Well, it seems that the Jeremy Lin’s successful but short run with the New York Knicks has come to an end. Earlier last week, the Houston Rockets made a big offer to Jeremy Lin to join its troops, and for a moment there it seemed as if the young player who came undrafted from Harvard and that became a sudden sensation in February, turning things around for the Knicks when both Amare Stoudemire and Carmelo Anthony were not at their best is now going to move on to the Houston Area. A week earlier it seemed really hard to believe that the New York Knicks would not give a fight for Lin’s services. After all, it was them who took the chances of brining him on, and it was them who had really discovered the full potential of this fast-paced point guard. At the end, however, the $25 million, three-year offer from the Houston Rockets was a little too much for the Knicks organization.
The problem is not the overall amount, but the wording in the contract set up byt the Houston Rockets. In his third year at Houston, Jeremy Lin could make as much as $14.8 million, more than half of what his three year deal will bring. Now, the issue here is that if the Knicks went on to equal that offer, because of the luxury tax, it will cost the Knicks somewhere around $30 million to get Lin playing that year. The big issue here is that Lin might ultimately cost the New York Knicks more than $30 million just around the time they would have to give up a combined $62 million for Carmelo Anthony, Amare Stoudemire and Tyson Chandler.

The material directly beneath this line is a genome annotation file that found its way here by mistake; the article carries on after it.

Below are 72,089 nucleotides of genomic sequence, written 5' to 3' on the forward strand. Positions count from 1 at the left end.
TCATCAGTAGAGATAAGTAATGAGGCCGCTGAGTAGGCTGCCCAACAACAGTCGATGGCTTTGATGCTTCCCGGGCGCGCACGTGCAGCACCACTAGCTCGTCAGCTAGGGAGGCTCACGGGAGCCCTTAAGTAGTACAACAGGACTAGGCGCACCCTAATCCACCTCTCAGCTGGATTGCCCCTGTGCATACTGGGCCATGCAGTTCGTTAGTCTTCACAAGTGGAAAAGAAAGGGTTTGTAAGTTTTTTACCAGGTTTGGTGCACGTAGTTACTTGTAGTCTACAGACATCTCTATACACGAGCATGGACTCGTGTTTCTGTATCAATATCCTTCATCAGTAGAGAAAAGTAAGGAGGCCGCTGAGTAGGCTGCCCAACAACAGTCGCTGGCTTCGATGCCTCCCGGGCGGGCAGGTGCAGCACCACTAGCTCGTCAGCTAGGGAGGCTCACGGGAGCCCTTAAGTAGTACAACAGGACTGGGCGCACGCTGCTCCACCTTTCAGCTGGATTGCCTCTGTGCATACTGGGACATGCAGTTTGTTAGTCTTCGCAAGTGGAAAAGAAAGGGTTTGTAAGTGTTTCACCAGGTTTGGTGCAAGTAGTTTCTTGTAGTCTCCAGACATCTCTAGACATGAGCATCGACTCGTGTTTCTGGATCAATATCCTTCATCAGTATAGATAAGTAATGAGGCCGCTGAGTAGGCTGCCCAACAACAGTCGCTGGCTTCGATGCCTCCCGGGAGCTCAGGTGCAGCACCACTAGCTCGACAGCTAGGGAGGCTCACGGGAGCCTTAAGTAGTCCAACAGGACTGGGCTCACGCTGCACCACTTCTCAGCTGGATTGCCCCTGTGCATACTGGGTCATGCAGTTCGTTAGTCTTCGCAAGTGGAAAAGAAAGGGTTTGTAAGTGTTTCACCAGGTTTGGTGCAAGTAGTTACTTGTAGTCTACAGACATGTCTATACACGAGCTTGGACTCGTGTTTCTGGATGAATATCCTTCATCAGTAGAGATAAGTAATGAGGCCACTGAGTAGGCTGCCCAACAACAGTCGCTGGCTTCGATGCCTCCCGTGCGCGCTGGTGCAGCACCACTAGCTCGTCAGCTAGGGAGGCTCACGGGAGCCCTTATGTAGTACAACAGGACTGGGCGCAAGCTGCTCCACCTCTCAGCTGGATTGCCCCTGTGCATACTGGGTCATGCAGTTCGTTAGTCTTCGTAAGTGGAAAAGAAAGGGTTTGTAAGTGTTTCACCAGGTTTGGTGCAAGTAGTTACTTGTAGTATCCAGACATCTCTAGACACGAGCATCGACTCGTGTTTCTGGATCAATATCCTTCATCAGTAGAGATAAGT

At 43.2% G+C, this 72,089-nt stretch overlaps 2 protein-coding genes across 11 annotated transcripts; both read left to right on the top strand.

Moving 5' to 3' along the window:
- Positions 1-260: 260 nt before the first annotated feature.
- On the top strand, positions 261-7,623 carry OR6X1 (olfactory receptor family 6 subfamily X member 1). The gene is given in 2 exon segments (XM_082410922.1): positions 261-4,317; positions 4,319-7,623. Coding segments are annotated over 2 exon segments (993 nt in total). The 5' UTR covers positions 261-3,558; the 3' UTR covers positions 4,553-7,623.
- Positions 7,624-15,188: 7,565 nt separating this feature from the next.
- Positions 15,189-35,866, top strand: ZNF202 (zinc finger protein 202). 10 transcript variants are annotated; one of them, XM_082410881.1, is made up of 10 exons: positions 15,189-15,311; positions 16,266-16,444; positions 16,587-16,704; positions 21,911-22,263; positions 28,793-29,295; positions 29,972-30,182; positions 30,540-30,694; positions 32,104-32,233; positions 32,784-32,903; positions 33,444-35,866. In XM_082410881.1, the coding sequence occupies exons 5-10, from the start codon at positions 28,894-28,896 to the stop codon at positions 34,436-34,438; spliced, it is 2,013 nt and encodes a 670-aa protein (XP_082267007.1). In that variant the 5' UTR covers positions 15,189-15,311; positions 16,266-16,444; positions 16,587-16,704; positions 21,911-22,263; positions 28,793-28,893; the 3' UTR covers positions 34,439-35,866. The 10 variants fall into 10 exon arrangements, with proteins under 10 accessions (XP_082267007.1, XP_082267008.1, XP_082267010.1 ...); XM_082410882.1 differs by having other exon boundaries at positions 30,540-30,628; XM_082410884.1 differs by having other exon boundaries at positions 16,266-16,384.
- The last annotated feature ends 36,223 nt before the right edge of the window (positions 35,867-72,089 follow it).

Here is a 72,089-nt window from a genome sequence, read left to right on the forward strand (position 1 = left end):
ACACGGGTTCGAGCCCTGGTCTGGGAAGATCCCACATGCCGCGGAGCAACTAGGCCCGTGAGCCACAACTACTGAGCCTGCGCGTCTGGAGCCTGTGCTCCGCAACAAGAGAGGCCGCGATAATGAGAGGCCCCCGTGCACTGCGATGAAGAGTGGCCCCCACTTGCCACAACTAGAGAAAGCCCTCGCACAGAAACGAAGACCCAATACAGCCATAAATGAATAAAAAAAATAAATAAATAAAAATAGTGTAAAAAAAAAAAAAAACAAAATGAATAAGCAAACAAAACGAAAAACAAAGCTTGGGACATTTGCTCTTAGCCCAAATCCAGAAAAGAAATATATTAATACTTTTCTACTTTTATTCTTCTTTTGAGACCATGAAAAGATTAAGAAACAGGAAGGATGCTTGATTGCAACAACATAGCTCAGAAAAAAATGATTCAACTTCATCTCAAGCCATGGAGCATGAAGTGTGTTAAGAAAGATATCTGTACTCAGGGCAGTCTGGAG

Knowing that Jeremy Lin was certainly out of the picture, the Knicks went ahead and got a little backup. The Knicks just signed Jason Kidd for three years and re-acquired Raymond Felton for three years, after they had sent him over to the Denver Nuggets as part of the multi-player transaction that landed Carmelo Anthony in the Madison Square Garden a season earlier. Now, the Knicks do realize that Jeremy Lin has potential, but then again, it’s unclear if that means that Lin will in three years become the next Rajon Rondo or Chris Paul for that matter.
Don’t get us wrong. The kid certainly is got game. Let it there be no doubt, we’ve got this one straight: any NBA player, even more, any rookie who can score 38 point against the Los Angeles Lakers, and who can follow that with 28 points and 14 assists on the Dallas Mavericks (the defending champions, at that) and who averaged more than 14 points and 7 assists in 25 NBA matches certainly has his game.
Last season, Jeremy Lin, made $788,000 last season and was crashing in one of his teammates sofas in New York City. He averaged 14.6 points, 6.2 assists and 3.1 rebounds in 35 games with 25 starts before his season was cut short because of surgery to repair torn cartilage in his knee. He didn’t came back in the postseason. He was either too worried to get injured again and risk a new signing, or he was just not willing to play at 85% in the playoffs and appear weak before a new signing. Whatever his reasons, let’s only hope he can deliver in the Western Conference.